“It’s excellent news that ministers have endorsed the next part of our exceptional macro-financial assistance program,” said EU Commission Vice-President, Valdis Dombrovskis at a meeting of EU finance ministers in Prague.
The European Commission proposed raising the sum on the capital markets, with interest and fees to be paid from the EU budget.
“EU ministers are ready to provide national guarantees to make 5 billion euros available in loans,” Dombrovskis wrote on Twitter.
However, the sum proposed is part of an aid package worth 9 billion euros, which was announced in May.
Meanwhile, the latest installment still requires the approval of the European Parliament, although this is seen as a formality, of that sum, 1 billion euros was disbursed in early August.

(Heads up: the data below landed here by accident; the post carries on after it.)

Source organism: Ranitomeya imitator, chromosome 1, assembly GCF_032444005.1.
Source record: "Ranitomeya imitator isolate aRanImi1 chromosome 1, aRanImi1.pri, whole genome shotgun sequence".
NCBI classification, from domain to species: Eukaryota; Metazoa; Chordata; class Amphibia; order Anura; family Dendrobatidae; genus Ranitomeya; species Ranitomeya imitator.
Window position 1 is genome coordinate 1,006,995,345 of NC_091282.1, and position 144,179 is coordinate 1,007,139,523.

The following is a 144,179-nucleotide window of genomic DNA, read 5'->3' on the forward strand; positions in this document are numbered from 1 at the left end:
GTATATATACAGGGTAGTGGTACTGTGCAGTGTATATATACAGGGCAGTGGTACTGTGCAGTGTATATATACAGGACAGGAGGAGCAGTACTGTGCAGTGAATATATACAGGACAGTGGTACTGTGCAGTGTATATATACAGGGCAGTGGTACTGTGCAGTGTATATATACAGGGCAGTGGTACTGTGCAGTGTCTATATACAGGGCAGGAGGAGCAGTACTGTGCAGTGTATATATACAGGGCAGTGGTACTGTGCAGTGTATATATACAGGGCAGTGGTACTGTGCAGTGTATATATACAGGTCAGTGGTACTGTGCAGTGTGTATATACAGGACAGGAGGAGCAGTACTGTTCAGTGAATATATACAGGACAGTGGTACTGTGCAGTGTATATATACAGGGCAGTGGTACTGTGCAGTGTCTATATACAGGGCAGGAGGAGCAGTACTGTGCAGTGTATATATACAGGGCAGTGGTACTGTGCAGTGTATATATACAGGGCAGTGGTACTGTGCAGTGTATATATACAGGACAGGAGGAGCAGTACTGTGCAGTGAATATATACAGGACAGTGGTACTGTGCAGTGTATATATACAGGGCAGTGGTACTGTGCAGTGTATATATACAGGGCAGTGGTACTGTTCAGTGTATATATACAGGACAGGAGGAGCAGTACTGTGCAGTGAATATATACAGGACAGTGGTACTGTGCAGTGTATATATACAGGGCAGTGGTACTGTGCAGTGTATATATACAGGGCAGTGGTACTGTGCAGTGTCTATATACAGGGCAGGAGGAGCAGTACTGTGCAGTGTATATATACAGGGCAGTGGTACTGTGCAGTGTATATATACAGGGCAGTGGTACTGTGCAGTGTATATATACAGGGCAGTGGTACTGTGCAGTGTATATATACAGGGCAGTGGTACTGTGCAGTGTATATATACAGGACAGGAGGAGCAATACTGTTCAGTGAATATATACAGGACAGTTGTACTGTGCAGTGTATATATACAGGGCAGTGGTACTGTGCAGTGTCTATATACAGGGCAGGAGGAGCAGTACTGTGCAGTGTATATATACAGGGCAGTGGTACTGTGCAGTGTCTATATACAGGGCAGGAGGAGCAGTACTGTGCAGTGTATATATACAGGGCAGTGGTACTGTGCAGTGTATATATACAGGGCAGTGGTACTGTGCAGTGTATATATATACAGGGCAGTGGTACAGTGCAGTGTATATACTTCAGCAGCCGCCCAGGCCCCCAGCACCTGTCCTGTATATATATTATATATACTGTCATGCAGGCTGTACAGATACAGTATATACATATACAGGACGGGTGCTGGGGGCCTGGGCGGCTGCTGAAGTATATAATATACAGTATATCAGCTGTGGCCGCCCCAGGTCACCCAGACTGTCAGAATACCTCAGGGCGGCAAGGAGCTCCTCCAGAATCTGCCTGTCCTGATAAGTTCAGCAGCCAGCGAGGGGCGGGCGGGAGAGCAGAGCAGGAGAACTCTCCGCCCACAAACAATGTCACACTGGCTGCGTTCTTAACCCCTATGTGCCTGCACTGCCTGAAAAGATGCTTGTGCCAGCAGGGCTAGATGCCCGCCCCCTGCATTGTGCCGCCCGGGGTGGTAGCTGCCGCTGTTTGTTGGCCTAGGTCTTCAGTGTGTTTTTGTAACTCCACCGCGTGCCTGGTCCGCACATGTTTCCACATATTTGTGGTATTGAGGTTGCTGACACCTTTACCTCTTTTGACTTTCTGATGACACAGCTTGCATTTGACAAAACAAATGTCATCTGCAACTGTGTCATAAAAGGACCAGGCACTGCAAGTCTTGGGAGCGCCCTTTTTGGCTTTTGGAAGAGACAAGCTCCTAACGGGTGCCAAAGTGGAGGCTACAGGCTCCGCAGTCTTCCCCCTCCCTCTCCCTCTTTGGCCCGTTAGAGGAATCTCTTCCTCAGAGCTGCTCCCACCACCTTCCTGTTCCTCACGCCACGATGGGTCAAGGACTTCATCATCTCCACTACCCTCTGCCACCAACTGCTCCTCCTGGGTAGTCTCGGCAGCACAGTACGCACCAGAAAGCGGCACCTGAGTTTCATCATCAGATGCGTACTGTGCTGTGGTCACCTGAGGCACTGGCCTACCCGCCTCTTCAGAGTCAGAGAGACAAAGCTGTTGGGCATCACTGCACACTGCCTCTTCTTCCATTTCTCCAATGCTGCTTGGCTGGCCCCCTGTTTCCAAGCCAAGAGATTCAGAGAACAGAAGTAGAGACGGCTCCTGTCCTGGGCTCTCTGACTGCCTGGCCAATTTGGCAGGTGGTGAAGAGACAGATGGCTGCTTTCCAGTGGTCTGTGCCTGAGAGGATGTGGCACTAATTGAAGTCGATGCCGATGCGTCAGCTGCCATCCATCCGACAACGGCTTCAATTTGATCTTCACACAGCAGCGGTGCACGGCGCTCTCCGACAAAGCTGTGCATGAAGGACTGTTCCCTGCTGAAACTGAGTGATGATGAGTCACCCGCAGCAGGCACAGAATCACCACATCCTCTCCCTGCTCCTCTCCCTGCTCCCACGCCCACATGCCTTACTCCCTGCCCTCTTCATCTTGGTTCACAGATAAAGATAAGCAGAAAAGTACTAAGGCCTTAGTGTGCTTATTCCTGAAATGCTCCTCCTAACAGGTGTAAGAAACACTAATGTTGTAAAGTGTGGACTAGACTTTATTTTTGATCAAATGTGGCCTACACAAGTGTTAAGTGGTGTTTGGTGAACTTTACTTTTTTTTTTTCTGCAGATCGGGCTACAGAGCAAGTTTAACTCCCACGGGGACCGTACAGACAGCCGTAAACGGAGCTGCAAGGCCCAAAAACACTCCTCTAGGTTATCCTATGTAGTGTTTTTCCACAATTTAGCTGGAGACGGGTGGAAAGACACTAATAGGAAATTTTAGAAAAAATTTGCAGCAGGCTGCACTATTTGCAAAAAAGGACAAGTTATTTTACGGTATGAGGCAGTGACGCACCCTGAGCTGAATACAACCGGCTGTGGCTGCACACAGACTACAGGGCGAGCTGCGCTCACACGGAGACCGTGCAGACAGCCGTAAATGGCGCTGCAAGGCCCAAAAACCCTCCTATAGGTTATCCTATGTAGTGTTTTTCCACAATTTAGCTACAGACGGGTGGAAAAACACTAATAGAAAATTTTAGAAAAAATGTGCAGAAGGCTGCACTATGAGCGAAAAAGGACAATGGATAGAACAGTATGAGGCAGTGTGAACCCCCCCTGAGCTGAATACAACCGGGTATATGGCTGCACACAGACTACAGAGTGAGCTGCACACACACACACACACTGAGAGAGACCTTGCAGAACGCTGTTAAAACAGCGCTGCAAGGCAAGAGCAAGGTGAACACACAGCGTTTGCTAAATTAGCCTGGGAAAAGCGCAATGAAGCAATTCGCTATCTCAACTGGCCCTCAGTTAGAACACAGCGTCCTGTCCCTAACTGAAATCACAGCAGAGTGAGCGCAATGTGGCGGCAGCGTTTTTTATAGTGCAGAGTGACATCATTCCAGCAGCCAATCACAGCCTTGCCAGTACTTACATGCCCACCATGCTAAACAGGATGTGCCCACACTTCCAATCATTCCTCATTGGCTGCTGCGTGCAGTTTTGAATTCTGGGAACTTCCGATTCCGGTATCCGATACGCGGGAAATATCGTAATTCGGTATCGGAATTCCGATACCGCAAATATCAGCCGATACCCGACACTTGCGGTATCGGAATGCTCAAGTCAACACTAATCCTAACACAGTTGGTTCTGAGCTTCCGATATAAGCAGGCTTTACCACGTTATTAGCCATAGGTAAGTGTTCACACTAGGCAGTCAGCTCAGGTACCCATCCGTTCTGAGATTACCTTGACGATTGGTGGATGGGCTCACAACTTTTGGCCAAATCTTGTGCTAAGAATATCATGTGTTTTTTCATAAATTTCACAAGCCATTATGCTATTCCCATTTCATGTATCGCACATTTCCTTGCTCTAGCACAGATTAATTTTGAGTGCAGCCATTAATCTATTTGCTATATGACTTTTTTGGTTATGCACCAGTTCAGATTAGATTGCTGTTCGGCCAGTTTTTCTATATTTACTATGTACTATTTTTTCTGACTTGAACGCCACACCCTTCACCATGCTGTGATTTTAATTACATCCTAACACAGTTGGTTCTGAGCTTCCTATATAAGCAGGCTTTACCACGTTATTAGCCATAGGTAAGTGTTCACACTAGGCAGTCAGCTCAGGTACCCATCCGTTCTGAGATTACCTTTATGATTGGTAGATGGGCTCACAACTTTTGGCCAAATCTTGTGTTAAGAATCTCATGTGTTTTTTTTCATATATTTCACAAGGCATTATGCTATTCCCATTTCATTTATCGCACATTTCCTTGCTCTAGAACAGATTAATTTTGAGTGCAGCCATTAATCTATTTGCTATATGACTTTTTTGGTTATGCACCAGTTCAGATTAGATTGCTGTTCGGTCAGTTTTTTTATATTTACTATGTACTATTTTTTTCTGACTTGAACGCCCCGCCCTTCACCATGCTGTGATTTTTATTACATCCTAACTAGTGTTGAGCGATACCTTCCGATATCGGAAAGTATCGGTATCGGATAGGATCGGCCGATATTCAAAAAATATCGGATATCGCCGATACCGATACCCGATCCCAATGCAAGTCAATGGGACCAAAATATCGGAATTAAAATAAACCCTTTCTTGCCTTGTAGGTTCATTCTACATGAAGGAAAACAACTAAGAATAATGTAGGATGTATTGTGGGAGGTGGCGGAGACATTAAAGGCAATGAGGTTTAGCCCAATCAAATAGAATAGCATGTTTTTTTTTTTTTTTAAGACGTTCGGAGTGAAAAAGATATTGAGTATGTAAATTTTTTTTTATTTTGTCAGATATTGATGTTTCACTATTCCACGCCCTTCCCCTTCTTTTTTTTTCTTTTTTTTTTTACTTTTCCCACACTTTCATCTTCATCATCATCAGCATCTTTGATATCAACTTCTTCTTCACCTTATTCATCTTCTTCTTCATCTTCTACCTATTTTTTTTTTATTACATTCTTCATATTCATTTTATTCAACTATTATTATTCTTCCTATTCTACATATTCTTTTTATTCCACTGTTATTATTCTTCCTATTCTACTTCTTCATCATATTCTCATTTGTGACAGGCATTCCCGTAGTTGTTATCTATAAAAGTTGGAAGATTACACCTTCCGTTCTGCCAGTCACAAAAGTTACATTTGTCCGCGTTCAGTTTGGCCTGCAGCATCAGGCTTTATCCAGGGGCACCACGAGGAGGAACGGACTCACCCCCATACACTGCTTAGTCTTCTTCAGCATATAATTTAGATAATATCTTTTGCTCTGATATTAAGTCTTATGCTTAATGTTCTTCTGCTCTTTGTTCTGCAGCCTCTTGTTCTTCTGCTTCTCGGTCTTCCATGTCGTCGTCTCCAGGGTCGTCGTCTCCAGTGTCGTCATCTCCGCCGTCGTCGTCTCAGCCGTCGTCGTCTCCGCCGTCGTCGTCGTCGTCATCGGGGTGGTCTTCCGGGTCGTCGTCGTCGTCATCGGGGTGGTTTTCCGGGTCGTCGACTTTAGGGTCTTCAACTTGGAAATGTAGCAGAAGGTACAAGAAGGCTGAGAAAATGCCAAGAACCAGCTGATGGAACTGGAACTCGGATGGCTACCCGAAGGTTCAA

The commission borrows on capital markets on the EU’s behalf in order to finance the macro-financial assistance (MFA), as it is formally known.
According to the commission, in a statement, the MFA operations are an EU crisis response instrument available to countries neighbouring the EU that were experiencing severe balance-of-payments problems.
Alongside the MFA, the EU provides other forms of support to Ukraine including humanitarian aid, budget support and technical assistance.
“Obviously, we need to think how we further support Ukraine,” said Dombrovskis.
Ukrainian Justice Minister, Denys Maliuska, said his country was seeking over 300 billion dollars in war reparations from Russia.
Damage to Ukraine’s infrastructure caused by the Russian invasion is estimated to be far higher than the amount cited by Maliuska.